by Yuval Levin
I was amused today to find myself quoted in a Politico story about how “elite” conservatives seem to be depressed about the Republican presidential field now that it looks like no policy intellectuals will be among the candidates. It was all the more amusing because I was quoted in support of a point that was basically the opposite of the one I made to the Politico writer I spoke with. I imagine that’s my fault, not his, but for what it’s worth I actually think Republicans have a pretty strong field this year, and a top tier very well suited to this particular election.
It looks likely that the Republican nominee will be either the current governor of the nation’s second largest state (a job he has held for a decade, during which his state was among the most prosperous in the nation) or the former governor of a blue state who also has a great deal of private executive experience (much of it turning around failing ventures thanks to good management instincts and a strong command of economics). Both of them seem to be reasonably solid social, fiscal, and national-security conservatives (which is actually very unusual for Republican nominees), even if they have not always been so. Both have more relevant experience than most presidential candidates tend to have, and each in his way has a great story to tell in the kind of election we’re likely to see. There is no better preparation for the presidency than a governorship (except perhaps a vice presidency), and voters clearly like electing governors to the White House.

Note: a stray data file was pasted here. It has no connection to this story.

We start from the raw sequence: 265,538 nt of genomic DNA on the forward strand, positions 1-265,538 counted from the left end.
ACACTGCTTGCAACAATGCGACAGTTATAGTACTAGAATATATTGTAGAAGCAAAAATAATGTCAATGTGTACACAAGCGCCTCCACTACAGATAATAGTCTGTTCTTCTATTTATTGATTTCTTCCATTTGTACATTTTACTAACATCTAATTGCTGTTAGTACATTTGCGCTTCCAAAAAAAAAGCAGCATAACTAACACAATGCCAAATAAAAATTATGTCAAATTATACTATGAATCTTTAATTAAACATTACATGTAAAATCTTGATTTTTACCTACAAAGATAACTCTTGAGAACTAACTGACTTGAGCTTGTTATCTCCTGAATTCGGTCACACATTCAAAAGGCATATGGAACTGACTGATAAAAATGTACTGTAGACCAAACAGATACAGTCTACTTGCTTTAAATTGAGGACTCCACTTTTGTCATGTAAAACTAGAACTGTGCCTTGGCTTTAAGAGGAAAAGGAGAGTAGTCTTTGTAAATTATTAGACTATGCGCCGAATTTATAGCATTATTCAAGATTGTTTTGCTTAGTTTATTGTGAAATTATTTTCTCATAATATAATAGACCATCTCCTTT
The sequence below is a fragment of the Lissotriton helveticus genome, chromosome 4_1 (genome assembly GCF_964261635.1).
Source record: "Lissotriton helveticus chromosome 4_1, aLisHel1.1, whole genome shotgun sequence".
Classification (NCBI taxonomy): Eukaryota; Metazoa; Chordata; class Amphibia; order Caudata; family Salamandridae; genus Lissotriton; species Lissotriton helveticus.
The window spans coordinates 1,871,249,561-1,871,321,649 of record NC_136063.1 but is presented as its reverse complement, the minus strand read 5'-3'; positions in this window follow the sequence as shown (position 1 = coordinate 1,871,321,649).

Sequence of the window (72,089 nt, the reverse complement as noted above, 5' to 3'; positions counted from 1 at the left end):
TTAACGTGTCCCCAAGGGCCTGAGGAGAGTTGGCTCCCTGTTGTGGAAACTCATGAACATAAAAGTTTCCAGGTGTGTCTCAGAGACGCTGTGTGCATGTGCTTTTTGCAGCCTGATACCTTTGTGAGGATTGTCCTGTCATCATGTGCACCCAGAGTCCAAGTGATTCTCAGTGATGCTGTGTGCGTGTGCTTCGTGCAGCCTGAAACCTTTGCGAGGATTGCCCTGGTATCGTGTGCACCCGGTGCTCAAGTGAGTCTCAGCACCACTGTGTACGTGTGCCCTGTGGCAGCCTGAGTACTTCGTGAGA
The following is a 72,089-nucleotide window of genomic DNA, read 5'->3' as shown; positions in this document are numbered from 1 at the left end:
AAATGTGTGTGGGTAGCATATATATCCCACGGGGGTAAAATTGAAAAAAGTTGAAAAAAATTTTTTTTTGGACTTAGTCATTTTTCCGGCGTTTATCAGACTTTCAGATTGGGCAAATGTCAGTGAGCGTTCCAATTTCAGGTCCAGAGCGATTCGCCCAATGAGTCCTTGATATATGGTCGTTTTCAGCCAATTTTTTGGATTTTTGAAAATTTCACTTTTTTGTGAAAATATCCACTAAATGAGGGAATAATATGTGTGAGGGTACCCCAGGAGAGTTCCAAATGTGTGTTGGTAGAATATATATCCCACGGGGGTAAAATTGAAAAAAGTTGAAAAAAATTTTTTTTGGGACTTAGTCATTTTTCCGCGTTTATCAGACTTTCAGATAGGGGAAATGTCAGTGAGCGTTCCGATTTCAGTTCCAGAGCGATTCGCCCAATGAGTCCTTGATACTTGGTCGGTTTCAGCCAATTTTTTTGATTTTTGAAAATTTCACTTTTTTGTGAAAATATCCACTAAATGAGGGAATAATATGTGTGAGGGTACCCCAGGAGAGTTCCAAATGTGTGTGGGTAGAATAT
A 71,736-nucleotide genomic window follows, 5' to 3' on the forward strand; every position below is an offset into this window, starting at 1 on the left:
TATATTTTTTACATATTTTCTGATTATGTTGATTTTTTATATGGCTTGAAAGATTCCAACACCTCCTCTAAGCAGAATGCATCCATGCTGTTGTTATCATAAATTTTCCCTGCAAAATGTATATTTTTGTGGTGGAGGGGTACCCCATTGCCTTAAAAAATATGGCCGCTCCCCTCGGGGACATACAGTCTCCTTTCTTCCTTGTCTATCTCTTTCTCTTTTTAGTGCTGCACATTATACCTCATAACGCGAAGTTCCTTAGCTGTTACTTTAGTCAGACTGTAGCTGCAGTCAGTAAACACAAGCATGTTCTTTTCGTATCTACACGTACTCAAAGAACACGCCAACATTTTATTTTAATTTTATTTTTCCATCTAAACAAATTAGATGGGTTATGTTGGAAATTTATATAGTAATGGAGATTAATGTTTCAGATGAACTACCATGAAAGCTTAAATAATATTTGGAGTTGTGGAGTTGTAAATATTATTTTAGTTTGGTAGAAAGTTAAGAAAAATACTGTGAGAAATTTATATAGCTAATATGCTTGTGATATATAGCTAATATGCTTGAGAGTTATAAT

Obviously, each also has some very significant weaknesses and problems. Every candidate always does. Winners look in retrospect like they were always winners-to-be, but they never look that way in advance. Remember the first-term senator with no executive experience, a very liberal voting record, disturbing radical ties, and little ability to connect with the working-class voters who are essential to winning elections? He was met with some favorable winds, and there we are.
This year’s field, and its top tier, are certainly stronger than the field Republicans had in 2008, when there was really only one reasonably plausible president in the field (and he didn’t win the nomination). I think it’s also somewhat better than the field Republicans had in 2000 or 1996. That doesn’t simply spell a Republican victory, of course. Incumbent presidents have some enormous advantages, and whoever the Republican candidate is he will surely bring with him some serious disadvantages. But going into what so far looks like an eminently winnable election in a time when electing a conservative president is more crucial than it has been in at least a generation, Republicans should feel reasonably good. Yes, the field could certainly be better. Yes, there are impressive people in the wings who are not running. Yes, the Midwestern wonk slot is (as always) empty. But the people with the greatest chance of being nominated also have a very good chance of being elected. It could be much worse, in other words, and it has been—even in some years in which Republicans have won.